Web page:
Dublin Rathdown results: Alan Shatter loses Dáil seat as Green Party returns
Fine Gael newcomer Josepha Madigan joined by poll topper Shane Ross and Catherine Martin
Fine Gael’s Alan Shatter has lost his Dáil seat with the Green Party’s deputy leader Catherine Martin leapfrogging him on the last count to record a surprise win in Dublin Rathdown.
Mr Shatter was critical of the strategy employed by Fine Gael headquarters in the constituency, where he was outpolled by his colleague Josepha Madigan.
Independent Alliance TD Shane Ross was the first person to be elected to the 32nd Dáil after topping the poll.
However, unlike 2011 when he took a seat on the first count with almost a quota and a half, he had to wait until the second count and the distribution of Renua Ireland’s Alan Daveron’s votes. He received a total of 10,411 votes, exceeding the quota of 10,275.
Speaking after his election Mr Ross said he would be willing to support the next government but not “blindly”.
“Certainly we’d support them in votes of confidence, not in legislation, individual legislation blindly, but we’d be happy to support them and to talk to them if they will support the radical proposals which we are putting forward.”
Earlier, arriving at the count centre, Mr Ross said a Fine Gael/Fianna Fáil coalition would be a “great pity”.
“It would be a very, very bad development . It would be a very conservative Government, it wouldn’t have a radical bone in its body. I think it would also work too well because they get on like a house on fire.”
Fellow Independent Peter Mathews was eliminated on the second count and Sinn Féin candidate Sorcha Nic Cormaic on the third, but neither had generated enough votes to bring anyone over the line.
It was Ms Martin who got the biggest boost from the Sinn Féin elimination taking 1,293 of Ms Nic Cormaic’s 3,076 votes, bringing her to 6,105 in the fourth count, neck and neck with Mr Shatter on 6,268.
The fourth round saw the demise of outgoing communications minister Labour’s Alex White.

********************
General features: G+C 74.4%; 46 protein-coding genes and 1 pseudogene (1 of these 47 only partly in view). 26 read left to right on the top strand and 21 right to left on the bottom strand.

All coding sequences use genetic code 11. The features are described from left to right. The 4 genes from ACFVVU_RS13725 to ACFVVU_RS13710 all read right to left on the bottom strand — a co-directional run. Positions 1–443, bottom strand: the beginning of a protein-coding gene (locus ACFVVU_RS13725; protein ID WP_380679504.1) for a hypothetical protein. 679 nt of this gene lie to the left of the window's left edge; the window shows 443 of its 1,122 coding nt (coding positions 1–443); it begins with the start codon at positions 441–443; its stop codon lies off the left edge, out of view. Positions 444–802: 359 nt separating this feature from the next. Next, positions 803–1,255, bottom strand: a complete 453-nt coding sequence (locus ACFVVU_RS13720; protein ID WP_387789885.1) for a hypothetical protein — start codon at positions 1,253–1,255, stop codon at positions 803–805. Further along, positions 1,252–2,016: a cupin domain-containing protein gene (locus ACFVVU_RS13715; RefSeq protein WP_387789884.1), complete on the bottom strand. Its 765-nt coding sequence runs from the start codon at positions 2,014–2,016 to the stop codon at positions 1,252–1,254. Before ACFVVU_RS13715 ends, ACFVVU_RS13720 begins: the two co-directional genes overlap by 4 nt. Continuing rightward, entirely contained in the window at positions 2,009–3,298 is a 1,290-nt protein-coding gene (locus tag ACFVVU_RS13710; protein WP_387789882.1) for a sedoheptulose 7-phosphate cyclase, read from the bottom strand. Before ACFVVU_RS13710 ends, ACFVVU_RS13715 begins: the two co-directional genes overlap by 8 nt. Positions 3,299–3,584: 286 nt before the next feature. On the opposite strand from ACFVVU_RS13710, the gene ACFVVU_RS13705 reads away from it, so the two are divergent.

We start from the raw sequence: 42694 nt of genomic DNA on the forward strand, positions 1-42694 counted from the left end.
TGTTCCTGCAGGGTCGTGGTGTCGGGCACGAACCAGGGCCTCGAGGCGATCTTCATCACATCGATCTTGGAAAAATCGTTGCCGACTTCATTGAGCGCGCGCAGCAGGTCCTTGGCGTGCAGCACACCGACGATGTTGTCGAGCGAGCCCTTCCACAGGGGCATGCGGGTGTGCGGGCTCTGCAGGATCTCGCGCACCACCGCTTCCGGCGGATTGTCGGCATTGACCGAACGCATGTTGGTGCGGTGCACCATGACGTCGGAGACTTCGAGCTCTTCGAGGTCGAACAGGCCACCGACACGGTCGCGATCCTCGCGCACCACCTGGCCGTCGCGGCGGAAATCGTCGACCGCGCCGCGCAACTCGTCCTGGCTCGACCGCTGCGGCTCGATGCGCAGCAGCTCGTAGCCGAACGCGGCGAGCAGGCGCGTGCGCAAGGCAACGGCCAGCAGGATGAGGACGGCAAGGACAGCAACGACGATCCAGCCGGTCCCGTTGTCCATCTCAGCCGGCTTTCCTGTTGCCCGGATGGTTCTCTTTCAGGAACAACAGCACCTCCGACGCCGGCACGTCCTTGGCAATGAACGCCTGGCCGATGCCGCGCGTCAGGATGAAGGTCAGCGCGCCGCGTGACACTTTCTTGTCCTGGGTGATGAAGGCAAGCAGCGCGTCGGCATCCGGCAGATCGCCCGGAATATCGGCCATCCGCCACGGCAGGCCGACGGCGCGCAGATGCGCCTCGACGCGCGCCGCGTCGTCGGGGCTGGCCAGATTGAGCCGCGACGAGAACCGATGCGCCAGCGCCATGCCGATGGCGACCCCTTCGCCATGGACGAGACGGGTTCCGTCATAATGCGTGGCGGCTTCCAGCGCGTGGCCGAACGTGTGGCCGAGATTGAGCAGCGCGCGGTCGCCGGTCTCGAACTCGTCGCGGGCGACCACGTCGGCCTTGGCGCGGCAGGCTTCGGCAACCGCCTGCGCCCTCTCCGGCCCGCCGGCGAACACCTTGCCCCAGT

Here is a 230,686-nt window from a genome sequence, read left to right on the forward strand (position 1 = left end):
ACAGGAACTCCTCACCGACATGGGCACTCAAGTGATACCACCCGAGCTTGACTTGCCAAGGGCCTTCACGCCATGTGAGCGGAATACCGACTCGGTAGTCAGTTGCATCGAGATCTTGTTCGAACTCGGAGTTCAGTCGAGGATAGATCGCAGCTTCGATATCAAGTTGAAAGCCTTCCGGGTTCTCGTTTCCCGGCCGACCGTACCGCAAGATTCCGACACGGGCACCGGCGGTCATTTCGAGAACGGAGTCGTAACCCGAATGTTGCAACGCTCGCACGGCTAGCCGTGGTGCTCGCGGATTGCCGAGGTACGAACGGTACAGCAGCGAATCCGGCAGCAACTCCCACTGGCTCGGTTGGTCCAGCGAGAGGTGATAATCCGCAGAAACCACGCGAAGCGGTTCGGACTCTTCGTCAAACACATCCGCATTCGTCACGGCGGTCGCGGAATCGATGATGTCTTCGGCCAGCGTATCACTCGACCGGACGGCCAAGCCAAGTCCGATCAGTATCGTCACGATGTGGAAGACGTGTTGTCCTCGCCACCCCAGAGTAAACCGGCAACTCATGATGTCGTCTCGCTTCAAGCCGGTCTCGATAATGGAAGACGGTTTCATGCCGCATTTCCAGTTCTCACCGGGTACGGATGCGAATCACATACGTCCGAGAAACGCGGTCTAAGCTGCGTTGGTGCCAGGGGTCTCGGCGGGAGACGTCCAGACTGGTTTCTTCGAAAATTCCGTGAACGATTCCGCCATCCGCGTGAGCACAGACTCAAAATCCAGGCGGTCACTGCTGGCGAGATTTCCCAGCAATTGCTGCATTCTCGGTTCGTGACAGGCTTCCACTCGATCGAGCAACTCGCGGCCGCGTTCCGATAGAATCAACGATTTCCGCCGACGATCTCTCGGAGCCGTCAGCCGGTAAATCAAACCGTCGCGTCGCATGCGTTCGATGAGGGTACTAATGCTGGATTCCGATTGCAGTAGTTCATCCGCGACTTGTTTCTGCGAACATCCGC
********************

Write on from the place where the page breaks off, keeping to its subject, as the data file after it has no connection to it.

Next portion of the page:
Speaking after his defeat, he said he did not regret his decision to run in Rathdown instead of Dublin South West where he might have picked up votes following the decision of Pat Rabbitte to retire.
“It was a difficult decision that had to be made there were boundary changes here which meant that one third of the constituency went to South West. It was a choice between, I suppose, abandoning one third of one’s constituency or two thirds of one’s constituency and ultimately we made the choice to stick with Dublin Rathdown where two thirds of my constituency resided,” he said.
When asked about the collapse of the Labour vote nationally, Mr White said it had been “a very difficult day” for the party but it could bounce back. “Our vote has been down considerably obviously that has an impact and an effect across all constituencies including this... I think the Labour party has made an immense contribution. We have come out of elections like this before and we have come back.”
He said the party had suffered from the perception that it had broken promises.
Lir chocolate tycoon Fianna Fáil senator Mary White was eliminated on the fifth count after securing few votes from Mr White. While Mr Shatter benefitted most from the Labour exit, which brought him to 7,745, his running mate Ms Madigan was still the closest to the quota with 8,579. Ms Martin was still in the race on 7,255 and catching up steadily.
Ms Madigan, her success then seeming assured sad she believed she “harnessed” the Olivia Mitchell vote, following that TD’s decision to retire, but she hoped “Alan will come in behind me”.
But it was not to be. More than four hours after the election of Mr Ross, the sixth count results were called, with Ms Madigan and Ms Martin being elected without reaching the quota. Ms Martin’s success followed a huge transfer boost of 2,166 votes from Ms White, compared with just 699 to Mr Shatter.
Mr Shatter said he was “very disappointed” and shocked by the result and blamed Fine Gael party headquarters for “setting the wrong tone from day one”.
“Unfortunately there was some interference in the electoral process by Fine Gael headquarters. I objected to when it took place. To a minimal extent I attempted to counteract it, but I substantially didn’t.”
He referred to letters, signed by Taoiseach Enda Kenny and MEP Brian Hayes, asking constituents in the Stillorgan and Clonskeagh to give number one votes to Ms Madigan and number two to Mr Shatter.
“Unfortunately a letter went out to different parts of the constituency instructing people how to vote it was based on an alleged poll I was advised was taken which I regarded as having no credibility of any description.”
He said the result showed he was correct in his view of that poll. He added that he “did not wish in any way to take away from Josepha’s success” and he congratulated her on her win.